Virtual is not real togetherness. We certainly thank God for the ability to maintain a level of personal interaction using technology, but it is no real substitution. We should miss and mourn the fact that we cannot gather as a church.

We may indeed say with Paul, “though absent in body, I am present in spirit” (1 Corinthians 5:3). But my heart resonates much more with what Paul says when he writes of the church, “my brothers, whom I love and long for” (Philippians 4:1). Indeed, I can say, “I long to see you” (Romans 1:11). As Paul says to Timothy, so my heart cries, “As I remember your tears, I long to see you, that I may be filled with joy” (2 Timothy 1:4). Indeed, it is “good news” when the “faith and love” of a church is testified by such expressions as: “you always remember us kindly and long to see us, as we long to see you” (1 Thessalonians 3:6). Indeed, we should miss and mourn the fact that we cannot gather as a church.

And what we miss and mourn is more than enjoying one another’s company. More also than the structural comfort of routine experience. This is a time to reflect upon the beauty and the blessing of Christ’s church on earth. There are realities of Christ’s church that cannot be virtualized or digitized. And these are her most precious realities, being experienced only when we come together in “the fellowship of the Holy Spirit” (2 Corinthians 13:14).

One of these realities is the administration of the Lord’s Supper or Communion.

Are we going to have Communion during Shelter-In-Place?

Much can be said about the helpfulness of returning to routine and providing people with the comfort of the familiar via technology. But such is not the approach that we take to our participation in the Communion of our Lord’s Supper.

I am well aware of many planning to celebrate Communion in the privacy of their own homes. Some are encouraged to self-administer the elements. Others will be following the direction of their pastors via livestream.

What about the early church breaking bread in homes? While “breaking bread” is often used in the technical sense of participating in Communion (see Acts 2:42, 20:7 and 1 Corinthians 10:16), this is not its only meaning. So when we read that daily the early church was breaking bread together in homes in Acts 2:46, the sharing of a common meal appears more likely the point.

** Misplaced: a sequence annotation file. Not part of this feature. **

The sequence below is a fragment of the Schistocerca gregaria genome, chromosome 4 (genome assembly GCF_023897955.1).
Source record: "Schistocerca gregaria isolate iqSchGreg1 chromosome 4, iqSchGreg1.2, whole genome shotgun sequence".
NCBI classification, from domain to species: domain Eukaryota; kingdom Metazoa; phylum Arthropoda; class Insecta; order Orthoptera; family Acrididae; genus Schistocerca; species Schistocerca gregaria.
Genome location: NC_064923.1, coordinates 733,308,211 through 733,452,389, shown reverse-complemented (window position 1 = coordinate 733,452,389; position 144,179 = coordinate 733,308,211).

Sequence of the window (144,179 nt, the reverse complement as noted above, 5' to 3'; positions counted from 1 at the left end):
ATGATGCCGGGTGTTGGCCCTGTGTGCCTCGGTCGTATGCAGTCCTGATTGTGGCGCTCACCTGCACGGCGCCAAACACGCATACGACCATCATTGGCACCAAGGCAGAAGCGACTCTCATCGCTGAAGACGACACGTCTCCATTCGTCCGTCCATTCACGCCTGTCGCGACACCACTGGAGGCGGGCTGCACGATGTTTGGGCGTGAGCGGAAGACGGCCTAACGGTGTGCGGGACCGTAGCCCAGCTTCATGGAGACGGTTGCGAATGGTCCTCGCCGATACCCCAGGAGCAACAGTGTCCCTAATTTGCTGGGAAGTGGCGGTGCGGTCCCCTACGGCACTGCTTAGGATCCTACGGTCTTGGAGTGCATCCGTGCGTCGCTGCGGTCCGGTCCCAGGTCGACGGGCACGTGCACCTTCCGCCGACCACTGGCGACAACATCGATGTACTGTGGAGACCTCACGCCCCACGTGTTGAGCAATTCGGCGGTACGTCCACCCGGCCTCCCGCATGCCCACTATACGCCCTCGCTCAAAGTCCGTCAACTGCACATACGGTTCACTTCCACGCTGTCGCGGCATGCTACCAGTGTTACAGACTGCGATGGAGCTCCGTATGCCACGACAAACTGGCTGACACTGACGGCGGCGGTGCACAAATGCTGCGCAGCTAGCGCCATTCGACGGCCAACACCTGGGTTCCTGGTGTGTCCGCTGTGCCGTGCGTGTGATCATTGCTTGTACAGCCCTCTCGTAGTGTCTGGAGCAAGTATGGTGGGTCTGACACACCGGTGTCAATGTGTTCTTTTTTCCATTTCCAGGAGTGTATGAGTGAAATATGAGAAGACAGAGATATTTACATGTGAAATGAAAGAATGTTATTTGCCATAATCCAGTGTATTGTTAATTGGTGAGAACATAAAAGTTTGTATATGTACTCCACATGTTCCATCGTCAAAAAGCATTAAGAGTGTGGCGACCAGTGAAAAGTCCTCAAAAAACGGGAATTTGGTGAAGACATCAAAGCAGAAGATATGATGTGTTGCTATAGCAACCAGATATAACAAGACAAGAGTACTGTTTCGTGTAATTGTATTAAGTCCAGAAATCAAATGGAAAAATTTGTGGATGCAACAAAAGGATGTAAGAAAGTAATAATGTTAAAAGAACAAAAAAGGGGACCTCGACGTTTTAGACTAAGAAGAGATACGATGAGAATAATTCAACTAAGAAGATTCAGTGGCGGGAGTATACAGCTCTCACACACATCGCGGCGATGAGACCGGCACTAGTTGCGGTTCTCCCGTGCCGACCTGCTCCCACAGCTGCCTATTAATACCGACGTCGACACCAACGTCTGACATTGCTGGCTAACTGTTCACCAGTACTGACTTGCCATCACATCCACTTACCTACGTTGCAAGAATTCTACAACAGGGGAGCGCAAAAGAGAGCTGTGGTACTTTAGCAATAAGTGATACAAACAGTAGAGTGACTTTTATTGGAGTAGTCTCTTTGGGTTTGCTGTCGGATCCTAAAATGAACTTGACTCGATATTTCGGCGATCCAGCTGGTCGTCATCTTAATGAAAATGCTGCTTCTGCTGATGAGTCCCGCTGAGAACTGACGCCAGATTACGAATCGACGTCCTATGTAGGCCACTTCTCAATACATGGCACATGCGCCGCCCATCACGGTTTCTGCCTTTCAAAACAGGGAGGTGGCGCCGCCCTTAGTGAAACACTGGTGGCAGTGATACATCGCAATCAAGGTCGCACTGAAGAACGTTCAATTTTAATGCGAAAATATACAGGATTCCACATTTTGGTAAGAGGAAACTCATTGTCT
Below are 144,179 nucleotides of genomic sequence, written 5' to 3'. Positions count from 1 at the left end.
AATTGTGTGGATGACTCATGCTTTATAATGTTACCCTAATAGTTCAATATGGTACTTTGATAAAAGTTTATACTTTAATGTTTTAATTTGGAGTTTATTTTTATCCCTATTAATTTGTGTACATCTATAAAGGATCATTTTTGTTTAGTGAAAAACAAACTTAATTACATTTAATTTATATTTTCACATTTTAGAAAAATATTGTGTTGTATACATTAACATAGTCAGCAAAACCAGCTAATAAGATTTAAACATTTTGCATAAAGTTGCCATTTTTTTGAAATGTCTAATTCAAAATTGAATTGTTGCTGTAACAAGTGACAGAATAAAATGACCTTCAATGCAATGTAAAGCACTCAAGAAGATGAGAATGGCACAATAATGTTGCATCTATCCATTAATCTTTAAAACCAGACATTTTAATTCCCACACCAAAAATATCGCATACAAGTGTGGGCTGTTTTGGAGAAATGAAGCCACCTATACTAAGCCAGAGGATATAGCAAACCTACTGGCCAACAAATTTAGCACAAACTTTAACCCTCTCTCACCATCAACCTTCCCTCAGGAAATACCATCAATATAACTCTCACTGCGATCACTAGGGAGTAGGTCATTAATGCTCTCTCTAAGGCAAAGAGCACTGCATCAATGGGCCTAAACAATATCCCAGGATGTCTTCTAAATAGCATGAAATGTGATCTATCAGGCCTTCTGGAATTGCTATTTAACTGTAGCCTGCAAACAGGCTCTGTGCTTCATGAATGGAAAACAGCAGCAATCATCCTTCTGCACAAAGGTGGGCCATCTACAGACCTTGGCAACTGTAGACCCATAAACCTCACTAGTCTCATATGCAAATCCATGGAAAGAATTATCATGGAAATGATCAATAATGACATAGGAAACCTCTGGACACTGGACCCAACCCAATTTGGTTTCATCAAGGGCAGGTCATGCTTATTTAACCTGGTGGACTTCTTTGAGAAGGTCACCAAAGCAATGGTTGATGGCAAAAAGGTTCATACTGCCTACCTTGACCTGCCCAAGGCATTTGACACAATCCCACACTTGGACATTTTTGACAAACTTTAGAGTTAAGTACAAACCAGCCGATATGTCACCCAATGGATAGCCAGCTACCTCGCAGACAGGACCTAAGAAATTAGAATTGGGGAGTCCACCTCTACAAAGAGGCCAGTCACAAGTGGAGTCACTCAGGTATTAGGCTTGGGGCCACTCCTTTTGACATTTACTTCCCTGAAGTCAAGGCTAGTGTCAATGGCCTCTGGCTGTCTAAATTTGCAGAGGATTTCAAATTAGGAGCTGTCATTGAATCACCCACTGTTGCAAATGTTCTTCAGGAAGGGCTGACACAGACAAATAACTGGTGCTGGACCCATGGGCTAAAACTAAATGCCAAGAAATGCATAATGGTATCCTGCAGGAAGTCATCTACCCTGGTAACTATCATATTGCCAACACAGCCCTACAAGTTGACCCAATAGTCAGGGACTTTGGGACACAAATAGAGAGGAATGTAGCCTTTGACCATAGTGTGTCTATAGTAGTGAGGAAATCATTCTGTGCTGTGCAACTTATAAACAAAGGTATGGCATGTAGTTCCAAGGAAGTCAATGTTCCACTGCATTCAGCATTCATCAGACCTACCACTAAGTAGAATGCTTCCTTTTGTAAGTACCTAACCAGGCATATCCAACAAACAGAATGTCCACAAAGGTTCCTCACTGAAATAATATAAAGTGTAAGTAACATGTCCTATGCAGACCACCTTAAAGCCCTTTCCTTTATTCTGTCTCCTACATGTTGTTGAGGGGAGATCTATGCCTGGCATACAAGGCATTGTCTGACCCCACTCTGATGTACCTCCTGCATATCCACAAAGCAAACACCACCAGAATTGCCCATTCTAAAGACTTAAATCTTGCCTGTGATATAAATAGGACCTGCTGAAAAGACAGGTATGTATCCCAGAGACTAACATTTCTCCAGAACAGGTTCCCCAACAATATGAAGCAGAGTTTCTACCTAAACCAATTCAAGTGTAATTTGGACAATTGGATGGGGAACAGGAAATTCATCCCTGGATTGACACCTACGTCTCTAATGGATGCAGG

The testimony of the early church brightly shines the light of joyful fellowship. Far deeper than enjoying one another’s company, this was the participation of a shared identity in Christ. This fellowship or partnership in the gospel emanated a picture of a new humanity. A humanity that had all things in common: shared beliefs, shared convictions, shared values, and shared purposes in life.

So when it says, “day by day … breaking bread in their homes, they received their food with glad and generous hearts,” they were sharing more than meals. But even then, this may have included the celebration of the Lord’s Supper but was not itself the practice of Christ’s ordinance.
Whatever can be said about the whimsical beauty and power of the newborn church, it is presented as an apologetic narrative of the things that were accomplished among the apostles (see Acts 1:1-2 in connection with Luke 1:1-4). The Book of Acts was not given as instructions to the church. Description rather than prescription is its purpose.

Nowhere is the church commanded to partake of the Lord’s Supper in homes. Even if Acts 2:46 included the celebration of the Lord’s Supper, hosting in homes was not given as instruction for us any more than we are instructed to sell all our possessions and redistribute the proceeds within the church (Acts 2:45). We should not prescribe one verse without the other.

Not only this, but much of what happened in the infant church did not continue. Nor did it become the standard as she expanded into new regions. The events of Acts were supernaturally authenticating the message of this small newborn community in Christ. Where we do have clear instructions, written explicitly to the church, we see a different emphasis.

Communion is specifically a “together” event. The biblical emphasis points directly to the gathered church. No less than five times does Paul refer to the church as “coming together” for the Lord’s Supper in 1 Corinthians 11 (1 Corinthians 11:17, 18, 20, 33, 34).